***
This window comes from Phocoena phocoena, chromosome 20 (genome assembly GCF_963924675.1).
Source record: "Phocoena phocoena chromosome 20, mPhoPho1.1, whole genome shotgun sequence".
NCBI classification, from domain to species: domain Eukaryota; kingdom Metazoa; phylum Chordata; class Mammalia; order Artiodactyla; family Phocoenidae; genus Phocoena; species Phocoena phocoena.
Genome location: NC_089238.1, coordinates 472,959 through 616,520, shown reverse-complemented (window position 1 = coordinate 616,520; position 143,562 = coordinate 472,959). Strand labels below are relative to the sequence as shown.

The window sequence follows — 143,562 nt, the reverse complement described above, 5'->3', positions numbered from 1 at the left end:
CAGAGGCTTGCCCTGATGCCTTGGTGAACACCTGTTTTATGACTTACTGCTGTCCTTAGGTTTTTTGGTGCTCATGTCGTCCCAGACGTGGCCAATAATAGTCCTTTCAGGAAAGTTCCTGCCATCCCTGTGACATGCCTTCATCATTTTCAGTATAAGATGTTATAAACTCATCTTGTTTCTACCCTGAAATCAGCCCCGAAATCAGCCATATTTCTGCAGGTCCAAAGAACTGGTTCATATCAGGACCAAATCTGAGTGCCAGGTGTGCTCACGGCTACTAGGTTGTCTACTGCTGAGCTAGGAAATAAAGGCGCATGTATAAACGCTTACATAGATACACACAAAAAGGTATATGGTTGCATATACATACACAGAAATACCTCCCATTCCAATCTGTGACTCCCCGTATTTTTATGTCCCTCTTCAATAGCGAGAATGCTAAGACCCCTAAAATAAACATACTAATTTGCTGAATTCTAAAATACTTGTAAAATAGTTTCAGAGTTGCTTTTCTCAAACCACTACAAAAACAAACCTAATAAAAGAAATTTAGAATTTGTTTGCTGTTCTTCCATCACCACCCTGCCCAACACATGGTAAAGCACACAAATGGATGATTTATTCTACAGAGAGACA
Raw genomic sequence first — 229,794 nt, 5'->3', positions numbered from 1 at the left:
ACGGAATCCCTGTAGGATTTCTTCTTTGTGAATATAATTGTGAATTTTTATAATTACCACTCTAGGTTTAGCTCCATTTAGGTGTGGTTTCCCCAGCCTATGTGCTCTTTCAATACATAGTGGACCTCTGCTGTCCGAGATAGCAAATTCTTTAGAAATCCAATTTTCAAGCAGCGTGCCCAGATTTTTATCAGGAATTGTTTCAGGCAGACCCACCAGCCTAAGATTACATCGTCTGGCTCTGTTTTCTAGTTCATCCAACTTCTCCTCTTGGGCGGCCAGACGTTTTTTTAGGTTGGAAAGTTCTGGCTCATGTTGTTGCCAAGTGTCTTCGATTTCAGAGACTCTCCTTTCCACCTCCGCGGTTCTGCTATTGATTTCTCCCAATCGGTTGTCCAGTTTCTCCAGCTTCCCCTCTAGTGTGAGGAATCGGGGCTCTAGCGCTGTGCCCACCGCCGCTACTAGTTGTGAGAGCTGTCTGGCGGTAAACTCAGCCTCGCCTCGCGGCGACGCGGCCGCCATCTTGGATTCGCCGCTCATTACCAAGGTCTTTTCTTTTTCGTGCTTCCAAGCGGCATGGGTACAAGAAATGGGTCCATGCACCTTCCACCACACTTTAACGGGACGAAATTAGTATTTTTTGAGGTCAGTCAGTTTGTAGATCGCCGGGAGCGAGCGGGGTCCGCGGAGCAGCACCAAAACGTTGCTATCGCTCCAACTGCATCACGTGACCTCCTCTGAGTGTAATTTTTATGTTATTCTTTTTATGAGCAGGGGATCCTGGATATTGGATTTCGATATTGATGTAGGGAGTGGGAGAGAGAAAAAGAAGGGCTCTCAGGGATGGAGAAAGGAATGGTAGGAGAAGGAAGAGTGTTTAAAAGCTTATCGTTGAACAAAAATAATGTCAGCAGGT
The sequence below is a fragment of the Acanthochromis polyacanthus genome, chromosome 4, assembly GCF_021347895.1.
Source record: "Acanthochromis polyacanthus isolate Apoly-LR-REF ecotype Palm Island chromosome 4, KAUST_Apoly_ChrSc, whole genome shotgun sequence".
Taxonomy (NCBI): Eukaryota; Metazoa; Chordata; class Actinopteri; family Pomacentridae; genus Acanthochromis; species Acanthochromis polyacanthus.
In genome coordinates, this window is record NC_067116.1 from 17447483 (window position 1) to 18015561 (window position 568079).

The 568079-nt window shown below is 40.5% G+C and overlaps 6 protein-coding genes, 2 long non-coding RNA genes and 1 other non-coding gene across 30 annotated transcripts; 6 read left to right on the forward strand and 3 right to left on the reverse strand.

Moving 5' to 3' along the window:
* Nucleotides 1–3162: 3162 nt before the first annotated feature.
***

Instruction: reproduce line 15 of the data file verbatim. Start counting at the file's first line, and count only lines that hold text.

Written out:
* Nucleotides 1–3162: 3162 nt before the first annotated feature.